When it comes to the titular thaw, we find out Tara has been trying to move on from a previous tragedy. Only now, with the new house and all its happiness, her old grief is thawing and working its way up to, and out of, the surface. The film’s imagery with the snow and all the frostiness is so dark without needing horror. This personal drama about a woman is moving in that it explores very touchy, tragic memories. Certainly the snow and all that are partly representative of the old lover and their apparent death on a mountain, climbing somewhere; it’s as if that atmosphere has moved itself into her house, mentally and visually we see it literally. At the same time, the snow buries, it covers up and conceals. So the further things progress in the film, the more snow covered and cloudy things become, until even Tara finds her own face and eyes covered. In a way, the snow is also grief.
Further than that those memories are evoked with interesting images and writing. For instance, at first you’ll believe the wall climbing scene is something out of place. I did, and found myself questioning what exactly was the purpose – other than to look neat – to have this woman and her friend at a rockwall climbing spot. Then as the short moves by and gets closer to the end you begin understanding why Barr decided to include this moment, as it becomes totally relevant to Tara’s plot. Even better, there’s a terribly creepy scene which sees Tara sort of falling further and further into the hole of memory, calling back the climbing. This is one of my favourite moments, it is so unique that I felt the scene stick with me long after the film finished. Again, there’s no outright horror here, yet Barr lets the psychological terror seep through the drama at the center of this story to make everything edgy, uneasy, hard to predict. The imagery is so damn powerful, I had to go back and watch this a couple times after my first viewing.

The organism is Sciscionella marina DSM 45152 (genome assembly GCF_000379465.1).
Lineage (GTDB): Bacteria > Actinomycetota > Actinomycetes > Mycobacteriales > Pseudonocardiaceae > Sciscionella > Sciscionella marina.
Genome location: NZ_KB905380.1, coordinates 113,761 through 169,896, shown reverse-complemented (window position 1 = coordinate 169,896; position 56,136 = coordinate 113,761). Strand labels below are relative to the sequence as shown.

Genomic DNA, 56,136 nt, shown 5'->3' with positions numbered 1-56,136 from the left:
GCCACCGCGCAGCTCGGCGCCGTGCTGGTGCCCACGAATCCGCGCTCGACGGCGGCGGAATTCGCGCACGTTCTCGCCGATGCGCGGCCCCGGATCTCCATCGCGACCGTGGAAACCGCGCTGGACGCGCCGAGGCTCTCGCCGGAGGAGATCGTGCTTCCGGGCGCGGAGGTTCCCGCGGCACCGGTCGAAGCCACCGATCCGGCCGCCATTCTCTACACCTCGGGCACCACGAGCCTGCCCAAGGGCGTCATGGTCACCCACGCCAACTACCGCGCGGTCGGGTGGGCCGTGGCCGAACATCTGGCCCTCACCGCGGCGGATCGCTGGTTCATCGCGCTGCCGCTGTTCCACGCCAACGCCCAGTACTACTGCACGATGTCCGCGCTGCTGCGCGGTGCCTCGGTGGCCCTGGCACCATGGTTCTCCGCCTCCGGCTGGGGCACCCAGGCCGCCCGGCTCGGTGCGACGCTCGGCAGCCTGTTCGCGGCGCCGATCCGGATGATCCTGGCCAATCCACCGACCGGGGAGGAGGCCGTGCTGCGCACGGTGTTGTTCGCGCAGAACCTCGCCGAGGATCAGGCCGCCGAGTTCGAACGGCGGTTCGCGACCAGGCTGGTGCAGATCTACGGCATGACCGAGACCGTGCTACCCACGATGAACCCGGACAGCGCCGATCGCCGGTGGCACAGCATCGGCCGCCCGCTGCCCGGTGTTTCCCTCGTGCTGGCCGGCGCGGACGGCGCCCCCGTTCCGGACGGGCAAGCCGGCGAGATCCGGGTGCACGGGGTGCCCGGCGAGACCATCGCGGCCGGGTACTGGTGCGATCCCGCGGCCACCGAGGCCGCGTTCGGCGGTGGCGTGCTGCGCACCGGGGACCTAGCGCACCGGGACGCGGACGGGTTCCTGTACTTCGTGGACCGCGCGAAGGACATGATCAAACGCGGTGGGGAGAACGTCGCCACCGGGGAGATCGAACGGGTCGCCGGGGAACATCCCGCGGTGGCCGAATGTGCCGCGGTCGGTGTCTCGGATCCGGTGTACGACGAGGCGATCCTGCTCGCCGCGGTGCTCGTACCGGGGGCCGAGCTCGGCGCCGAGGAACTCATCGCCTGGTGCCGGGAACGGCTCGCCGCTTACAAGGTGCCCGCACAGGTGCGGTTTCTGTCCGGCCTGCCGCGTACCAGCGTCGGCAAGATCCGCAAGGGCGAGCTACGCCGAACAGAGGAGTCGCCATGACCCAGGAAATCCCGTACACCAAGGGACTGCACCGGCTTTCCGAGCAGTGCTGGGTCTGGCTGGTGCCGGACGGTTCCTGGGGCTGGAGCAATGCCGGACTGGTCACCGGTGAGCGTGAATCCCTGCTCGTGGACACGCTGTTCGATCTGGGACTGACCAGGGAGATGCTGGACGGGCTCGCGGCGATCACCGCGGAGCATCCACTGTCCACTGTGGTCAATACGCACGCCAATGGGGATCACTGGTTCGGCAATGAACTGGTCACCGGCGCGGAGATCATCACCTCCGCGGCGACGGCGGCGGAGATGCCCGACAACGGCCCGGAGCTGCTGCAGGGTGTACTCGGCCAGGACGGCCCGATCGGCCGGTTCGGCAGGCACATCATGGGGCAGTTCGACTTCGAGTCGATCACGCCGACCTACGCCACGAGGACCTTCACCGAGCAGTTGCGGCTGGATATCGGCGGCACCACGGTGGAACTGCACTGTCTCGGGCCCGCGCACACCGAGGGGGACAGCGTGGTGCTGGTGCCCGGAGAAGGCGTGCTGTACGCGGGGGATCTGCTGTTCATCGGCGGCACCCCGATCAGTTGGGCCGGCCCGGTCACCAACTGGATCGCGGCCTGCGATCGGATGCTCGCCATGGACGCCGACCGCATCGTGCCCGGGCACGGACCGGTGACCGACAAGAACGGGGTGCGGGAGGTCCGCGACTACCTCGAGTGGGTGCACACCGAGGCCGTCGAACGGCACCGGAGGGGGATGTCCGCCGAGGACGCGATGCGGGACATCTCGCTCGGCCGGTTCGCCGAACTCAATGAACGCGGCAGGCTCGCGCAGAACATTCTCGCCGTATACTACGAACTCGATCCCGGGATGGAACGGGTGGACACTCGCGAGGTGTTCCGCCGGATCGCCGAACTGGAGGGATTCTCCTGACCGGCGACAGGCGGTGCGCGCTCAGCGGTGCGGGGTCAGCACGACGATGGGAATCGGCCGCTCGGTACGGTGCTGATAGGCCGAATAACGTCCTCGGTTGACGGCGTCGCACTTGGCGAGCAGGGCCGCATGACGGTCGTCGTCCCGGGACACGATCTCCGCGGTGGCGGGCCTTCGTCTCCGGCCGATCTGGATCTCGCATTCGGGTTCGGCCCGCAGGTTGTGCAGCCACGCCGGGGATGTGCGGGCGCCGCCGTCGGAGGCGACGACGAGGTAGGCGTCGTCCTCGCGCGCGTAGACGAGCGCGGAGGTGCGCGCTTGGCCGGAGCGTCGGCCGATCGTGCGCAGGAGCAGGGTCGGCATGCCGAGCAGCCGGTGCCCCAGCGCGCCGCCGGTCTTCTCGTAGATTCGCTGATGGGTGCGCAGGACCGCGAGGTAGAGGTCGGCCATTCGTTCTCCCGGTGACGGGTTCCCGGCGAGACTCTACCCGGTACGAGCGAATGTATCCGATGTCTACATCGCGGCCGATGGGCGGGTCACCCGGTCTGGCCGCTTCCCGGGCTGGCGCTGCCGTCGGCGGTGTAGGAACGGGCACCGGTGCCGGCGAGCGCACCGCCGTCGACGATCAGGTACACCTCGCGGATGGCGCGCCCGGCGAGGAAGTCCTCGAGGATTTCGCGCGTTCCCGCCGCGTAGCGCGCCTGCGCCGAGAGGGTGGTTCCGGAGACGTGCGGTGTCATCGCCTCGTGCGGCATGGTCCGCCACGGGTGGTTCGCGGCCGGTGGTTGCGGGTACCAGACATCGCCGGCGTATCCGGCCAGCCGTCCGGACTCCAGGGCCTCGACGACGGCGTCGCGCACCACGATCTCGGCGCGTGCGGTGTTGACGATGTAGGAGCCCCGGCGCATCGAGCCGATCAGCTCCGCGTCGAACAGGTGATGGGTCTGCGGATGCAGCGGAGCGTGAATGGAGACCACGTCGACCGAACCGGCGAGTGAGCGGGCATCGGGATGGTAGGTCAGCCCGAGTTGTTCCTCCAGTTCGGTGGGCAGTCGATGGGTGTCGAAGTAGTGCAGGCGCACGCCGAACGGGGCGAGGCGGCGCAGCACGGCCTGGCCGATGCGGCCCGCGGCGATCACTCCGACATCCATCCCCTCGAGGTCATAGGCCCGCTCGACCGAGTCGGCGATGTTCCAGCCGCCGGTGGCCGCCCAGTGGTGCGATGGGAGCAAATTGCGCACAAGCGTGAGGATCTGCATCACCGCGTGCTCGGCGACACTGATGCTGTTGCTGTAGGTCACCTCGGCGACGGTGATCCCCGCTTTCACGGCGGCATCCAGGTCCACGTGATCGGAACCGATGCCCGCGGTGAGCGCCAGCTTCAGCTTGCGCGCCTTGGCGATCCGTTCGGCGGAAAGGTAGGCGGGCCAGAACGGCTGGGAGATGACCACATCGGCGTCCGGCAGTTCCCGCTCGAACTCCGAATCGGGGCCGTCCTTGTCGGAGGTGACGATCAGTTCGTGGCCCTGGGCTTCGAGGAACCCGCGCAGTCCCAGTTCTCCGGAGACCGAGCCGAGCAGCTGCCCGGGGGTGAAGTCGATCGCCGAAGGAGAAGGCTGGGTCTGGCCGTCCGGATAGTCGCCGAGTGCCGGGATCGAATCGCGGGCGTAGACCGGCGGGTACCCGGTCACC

Personally, this is one of my favourite short films I’ve ever seen. There are a handful or two of shorts that are just near perfect in my mind; this is one of those movies. Kim Barr is definitely talented, and it may be her work in other areas before coming into her own as director which helped shape some of her style. I’d dig a full-length feature from Barr because if this is any indication of her talent, any studio would be glad to have someone with the writing skills she possesses, along with the fact she has a knowledgeable grasp on her role as director. Keep an eye out – if you get the chance to see A Late Thaw, do it. You will not regret these 14 minutes. And maybe, like it did me, the film just might leave a mark, too.